She writes: "What would the archaeological record look like if this was not the case? How would archaeological knowledge be transformed if the means of its production were not controlled by archaeologists alone but shared with local stakeholders?"

Digging and questioning

As part of her work, Mickel supervises and participates in excavations in regions such as Petra, Jordan and Çatalhöyük, Turkey, while researching the history of archaeology and its contemporary practice.

Mickel has spent two to three months each summer in Turkey and Jordan, and between 2011 and 2015 spent a year at both sites, conducting dissertation fieldwork on a Fulbright grant.

"What I find in [Petra and Çatalhöyük] is relevant to a lot of other contexts because archaeology is fairly regional in its practice," she says.

Beyond digging, Mickel examines records of archaeological excavations for the individuals listed as site workers. She visits their homes and asks questions about the site workers' experiences on the excavations.

"I found that this system has led to one in which workers are doing this dance all the time in archaeology where they are integral to carrying out an excavation, they work for almost nothing, they are good at what they do, they have decades of experience in addition to generational knowledge that's been handed down. ... Most of these people, for context, their fathers worked in archaeology, their grandfathers worked in archaeology--it's almost like a family business for them to be there. So they have a ton of knowledge, but if I tell them how much I admire their expertise, they react really negatively to that label of expertise."

Mickel believes that an improvement of labor practices would benefit not just workers, but archaeology as a whole. She argues for ways in which the field could be producing better science if archaeologists were to change their labor practices.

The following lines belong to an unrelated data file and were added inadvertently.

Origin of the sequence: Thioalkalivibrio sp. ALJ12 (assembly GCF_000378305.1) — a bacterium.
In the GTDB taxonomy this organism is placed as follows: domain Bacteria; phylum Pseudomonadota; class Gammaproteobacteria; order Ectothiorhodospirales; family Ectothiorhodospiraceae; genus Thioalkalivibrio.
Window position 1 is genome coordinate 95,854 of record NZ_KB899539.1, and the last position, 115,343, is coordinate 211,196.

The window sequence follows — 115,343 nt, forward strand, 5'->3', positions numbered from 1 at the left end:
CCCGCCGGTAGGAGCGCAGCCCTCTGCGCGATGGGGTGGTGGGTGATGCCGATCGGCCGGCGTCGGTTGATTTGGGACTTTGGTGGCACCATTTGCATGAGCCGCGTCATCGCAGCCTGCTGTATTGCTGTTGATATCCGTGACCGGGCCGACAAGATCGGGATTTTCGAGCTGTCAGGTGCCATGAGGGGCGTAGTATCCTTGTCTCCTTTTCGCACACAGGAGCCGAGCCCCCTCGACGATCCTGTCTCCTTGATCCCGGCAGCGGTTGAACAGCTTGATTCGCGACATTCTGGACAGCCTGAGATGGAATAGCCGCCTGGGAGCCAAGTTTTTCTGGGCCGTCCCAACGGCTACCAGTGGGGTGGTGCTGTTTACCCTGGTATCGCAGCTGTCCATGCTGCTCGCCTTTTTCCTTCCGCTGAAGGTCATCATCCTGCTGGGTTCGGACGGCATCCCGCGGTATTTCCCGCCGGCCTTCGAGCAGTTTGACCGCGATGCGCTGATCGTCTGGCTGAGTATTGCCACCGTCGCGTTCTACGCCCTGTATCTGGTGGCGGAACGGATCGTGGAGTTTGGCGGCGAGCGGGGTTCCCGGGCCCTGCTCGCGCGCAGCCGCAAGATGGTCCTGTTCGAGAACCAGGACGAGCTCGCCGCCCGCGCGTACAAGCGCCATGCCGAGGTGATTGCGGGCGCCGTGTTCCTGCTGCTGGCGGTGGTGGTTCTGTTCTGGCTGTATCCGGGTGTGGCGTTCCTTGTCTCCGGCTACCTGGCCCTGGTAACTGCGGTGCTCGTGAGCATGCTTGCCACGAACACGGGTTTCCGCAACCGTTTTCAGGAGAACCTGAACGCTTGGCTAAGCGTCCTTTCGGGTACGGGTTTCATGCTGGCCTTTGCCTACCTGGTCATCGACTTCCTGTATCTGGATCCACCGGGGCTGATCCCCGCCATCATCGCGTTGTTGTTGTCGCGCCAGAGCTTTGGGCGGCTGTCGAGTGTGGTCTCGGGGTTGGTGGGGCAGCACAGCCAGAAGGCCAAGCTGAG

"This isn't charity work," says Mickel. "If we want to have better archaeology, if we want to know more about the past, then we need to find ways to benefit from the knowledge that local people have been hiding for decades and decades and decades from us."

###

Read more about this story in Lehigh's newsroom: Allison Mickel Examines the Limiting Labor Practices of Modern Archaeological Excavations.

 

Press release from Lehigh University


Francavilla Marittima Calabria University of Basel Cultures in contact

An exhibition presents 10 years of Basel excavations in Francavilla Marittima

Cultures in Contact - An exhibition presents 10 years of Basel excavations in Francavilla Marittima

Francavilla Marittima Calabria University of Basel Cultures in contact
Foreign lifestyle and local tradition: The finds from a male tomb of Francavilla Marittima, Calabria, testify to the adoption of Greek drinking and eating habits by the Italian elites in the 8th century BC. The large clay pot was used for mixing wine and water, the bronze kettle (right) for cooking meat. The iron ax and the bronze fibulae identify the deceased as a member of the local upper class. Photo: © Victor Brigola, Stuttgart.

More than 30 ancient graves have been uncovered by archaeologists and students of the University of Basel as part of an educational excavation in southern Italy. The graves date from a time when the first Greeks and Orientals arrived in the region about 3000 years ago and document the cultural exchange with the local population. The results and methods of the research project will now be presented in an exhibition at the University Library of Basel, which opens on 12 April 2019.

Even in ancient times, the south of Italy was a hub for migration. The Iron Age settlement of Francavilla Marittima (ca. 800-700 BC) played a key role as a contact point between the local population and traders and colonists from Greece and the Near East.